Why David?

My quick Google search of the blogosphere turned up more than 70 million blogs devoted to depression, 98 million to dogs, and over 102 million to Beyonce.

By contrast, when I sought out blogs devoted to David and to his writings, I was surprised. All I found was a paltry handful. Some of them were strictly academic and others had not been updated in years. Now, I could have found those results discouraging and interpreted them as loud and clear messages that there must be a widespread lack of interest in “things Davidic” in the 21st century, so I might as well toss away the notion of creating a David-focused blog. But I chose to see it as an opportunity.

That, however, is not a sufficient and objective answer to the question “Why David?” This should be: the blogosphere’s lack of attention to David stands in stark contrast to that of the Bible.

Consider these facts:

David’s name appears in Holy Scripture more often than any other name. Far more. In fact, references to David occur more frequently than those to Moses and Abraham combined. This is true whether we base the count on the Hebrew Bible alone or the combined canon of Old and New Testaments, which together comprise the Christian Bible.

Two entire books of the Hebrew Bible (Old Testament), 1 and 2 Samuel, are devoted to the life of David. The renowned translator and Hebrew scholar Robert Alter titled his recent translation and commentary of those books The David Story.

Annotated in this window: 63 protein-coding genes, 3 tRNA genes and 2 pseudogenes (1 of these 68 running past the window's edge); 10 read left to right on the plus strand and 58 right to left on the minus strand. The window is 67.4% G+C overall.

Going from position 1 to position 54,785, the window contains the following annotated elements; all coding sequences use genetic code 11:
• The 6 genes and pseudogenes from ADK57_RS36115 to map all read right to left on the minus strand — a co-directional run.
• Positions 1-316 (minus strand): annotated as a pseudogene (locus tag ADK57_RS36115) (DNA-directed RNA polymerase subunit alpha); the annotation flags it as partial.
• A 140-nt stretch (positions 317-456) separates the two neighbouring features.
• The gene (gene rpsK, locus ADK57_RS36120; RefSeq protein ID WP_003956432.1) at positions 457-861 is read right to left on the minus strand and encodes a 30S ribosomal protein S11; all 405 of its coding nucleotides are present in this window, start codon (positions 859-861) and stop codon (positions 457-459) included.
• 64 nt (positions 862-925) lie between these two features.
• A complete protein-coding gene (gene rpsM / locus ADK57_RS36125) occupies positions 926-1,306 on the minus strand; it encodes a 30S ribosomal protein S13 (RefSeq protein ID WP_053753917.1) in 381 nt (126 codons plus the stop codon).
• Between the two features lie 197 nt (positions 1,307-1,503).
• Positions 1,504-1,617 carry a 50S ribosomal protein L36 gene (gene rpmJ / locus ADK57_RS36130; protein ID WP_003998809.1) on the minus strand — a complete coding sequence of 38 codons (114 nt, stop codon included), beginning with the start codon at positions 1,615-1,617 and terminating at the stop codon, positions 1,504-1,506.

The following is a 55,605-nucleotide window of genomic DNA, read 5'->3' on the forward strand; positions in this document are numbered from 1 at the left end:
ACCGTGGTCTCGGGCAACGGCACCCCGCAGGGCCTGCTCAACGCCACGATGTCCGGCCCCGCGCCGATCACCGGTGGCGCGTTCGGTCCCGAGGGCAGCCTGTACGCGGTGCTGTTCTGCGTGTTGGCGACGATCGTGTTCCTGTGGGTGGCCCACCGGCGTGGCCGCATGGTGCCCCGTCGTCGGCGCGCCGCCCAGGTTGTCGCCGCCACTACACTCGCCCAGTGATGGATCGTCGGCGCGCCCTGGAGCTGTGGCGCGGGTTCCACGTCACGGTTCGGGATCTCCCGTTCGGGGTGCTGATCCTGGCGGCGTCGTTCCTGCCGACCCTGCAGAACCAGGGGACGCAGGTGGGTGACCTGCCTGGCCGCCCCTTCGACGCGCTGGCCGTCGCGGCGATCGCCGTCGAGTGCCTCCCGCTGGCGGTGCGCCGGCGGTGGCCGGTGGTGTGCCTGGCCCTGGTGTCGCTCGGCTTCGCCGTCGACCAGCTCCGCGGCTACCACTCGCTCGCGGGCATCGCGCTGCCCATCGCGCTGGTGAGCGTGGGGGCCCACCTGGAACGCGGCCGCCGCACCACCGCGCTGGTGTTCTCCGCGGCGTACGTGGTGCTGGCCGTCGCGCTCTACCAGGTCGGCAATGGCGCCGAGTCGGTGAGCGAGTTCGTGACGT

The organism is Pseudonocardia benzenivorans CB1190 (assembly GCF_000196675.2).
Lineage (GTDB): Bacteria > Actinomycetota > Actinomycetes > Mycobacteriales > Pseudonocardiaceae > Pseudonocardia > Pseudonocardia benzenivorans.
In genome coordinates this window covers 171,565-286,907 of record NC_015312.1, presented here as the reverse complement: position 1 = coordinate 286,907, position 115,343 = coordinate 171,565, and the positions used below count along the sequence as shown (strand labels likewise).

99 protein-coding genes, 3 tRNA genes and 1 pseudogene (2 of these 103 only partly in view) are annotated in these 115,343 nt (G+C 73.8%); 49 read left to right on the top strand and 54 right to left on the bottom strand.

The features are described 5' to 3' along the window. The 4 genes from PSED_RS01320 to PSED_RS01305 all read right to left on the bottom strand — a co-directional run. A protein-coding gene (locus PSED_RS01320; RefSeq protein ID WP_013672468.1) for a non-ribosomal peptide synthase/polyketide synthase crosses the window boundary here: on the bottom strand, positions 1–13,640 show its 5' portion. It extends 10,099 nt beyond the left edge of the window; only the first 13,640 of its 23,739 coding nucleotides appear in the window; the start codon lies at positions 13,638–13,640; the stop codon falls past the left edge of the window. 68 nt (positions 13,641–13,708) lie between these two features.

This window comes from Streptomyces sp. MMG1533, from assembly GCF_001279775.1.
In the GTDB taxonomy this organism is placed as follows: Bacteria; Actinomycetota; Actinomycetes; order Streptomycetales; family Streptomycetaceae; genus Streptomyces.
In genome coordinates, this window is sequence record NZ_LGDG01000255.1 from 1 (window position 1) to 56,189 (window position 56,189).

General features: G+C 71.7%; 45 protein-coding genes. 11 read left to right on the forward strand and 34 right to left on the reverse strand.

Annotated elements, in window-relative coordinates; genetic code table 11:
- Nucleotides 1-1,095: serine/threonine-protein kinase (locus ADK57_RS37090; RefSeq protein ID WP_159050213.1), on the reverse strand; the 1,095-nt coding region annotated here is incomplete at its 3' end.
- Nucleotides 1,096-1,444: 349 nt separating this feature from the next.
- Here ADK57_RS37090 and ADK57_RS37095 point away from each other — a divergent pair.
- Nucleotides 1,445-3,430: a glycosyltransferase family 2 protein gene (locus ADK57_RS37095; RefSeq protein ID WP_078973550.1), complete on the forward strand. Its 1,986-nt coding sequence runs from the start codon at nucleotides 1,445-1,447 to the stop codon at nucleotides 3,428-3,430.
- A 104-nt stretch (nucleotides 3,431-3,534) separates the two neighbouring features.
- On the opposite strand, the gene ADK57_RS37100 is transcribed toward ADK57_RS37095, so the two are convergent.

Of greater importance than the repetition of his name in scripture are the words used to describe David. Particularly the words of the prophet Samuel to Saul, as he informed him that David would be Israel’s new King (1 Samuel 13:14): “The Lord has already sought out for Himself a man after His own heart and the Lord has appointed him prince to his people…” (Alter).

Ironically, it is also the lack of biblical repetition of the phrase “a man after His own heart” that establishes its, and David’s, significance. That string of words, that specific description, is unique in scripture. Yes, the simple fact that God describes David that way should be enough to rivet our attention. But realizing those very words are reserved for David and David alone has the impact of adding an exclamation point. Pay careful attention, the text is telling us. And the early believers did. The designation spoken through the prophet in the Old Testament is repeated once more in the New Testament in Acts 13:22: “And when He had removed him [Saul], He raised up David to be their King, of whom He testified and said, ‘I have found in David the son of Jesse a man after My heart, who will do all My will.” (ESV)

Going back to how often David’s name appears in scripture, I should point out that 24 of the 1078 times it occurs it is part of the phrase “Son of David” and 16 of those references appear in the Gospels (principally Matthew, written for a Jewish audience). While that Son of David, the good Jewish boy, the fully God and fully man Savior and Redeemer of the world walked this earth, he prayed and studied and learned from the faith and life and words of his forefather. Jesus knew that those ancestral psalms were God-breathed and that some of them were prophetic and referred to Him. They were among the last words He spoke from the cross.

That is “Why David.”